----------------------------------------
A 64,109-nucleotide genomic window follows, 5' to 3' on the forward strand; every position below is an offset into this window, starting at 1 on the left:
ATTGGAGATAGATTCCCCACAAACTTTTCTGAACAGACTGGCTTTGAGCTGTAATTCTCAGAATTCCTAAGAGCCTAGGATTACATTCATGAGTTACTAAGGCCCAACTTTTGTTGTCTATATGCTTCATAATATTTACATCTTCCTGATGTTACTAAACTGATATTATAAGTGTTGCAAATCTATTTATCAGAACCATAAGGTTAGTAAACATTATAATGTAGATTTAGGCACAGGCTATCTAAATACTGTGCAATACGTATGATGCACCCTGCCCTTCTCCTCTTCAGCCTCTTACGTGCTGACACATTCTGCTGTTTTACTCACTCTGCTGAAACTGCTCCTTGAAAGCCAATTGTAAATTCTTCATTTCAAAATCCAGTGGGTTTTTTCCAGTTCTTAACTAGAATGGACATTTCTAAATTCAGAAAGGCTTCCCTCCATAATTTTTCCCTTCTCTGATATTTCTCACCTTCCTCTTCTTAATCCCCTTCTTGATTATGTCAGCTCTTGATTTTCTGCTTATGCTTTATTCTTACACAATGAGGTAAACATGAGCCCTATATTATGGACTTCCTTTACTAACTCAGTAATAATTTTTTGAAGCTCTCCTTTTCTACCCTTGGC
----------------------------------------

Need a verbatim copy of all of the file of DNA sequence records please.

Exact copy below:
A 64,109-nucleotide genomic window follows, 5' to 3' on the forward strand; every position below is an offset into this window, starting at 1 on the left:
ATTGGAGATAGATTCCCCACAAACTTTTCTGAACAGACTGGCTTTGAGCTGTAATTCTCAGAATTCCTAAGAGCCTAGGATTACATTCATGAGTTACTAAGGCCCAACTTTTGTTGTCTATATGCTTCATAATATTTACATCTTCCTGATGTTACTAAACTGATATTATAAGTGTTGCAAATCTATTTATCAGAACCATAAGGTTAGTAAACATTATAATGTAGATTTAGGCACAGGCTATCTAAATACTGTGCAATACGTATGATGCACCCTGCCCTTCTCCTCTTCAGCCTCTTACGTGCTGACACATTCTGCTGTTTTACTCACTCTGCTGAAACTGCTCCTTGAAAGCCAATTGTAAATTCTTCATTTCAAAATCCAGTGGGTTTTTTCCAGTTCTTAACTAGAATGGACATTTCTAAATTCAGAAAGGCTTCCCTCCATAATTTTTCCCTTCTCTGATATTTCTCACCTTCCTCTTCTTAATCCCCTTCTTGATTATGTCAGCTCTTGATTTTCTGCTTATGCTTTATTCTTACACAATGAGGTAAACATGAGCCCTATATTATGGACTTCCTTTACTAACTCAGTAATAATTTTTTGAAGCTCTCCTTTTCTACCCTTGGC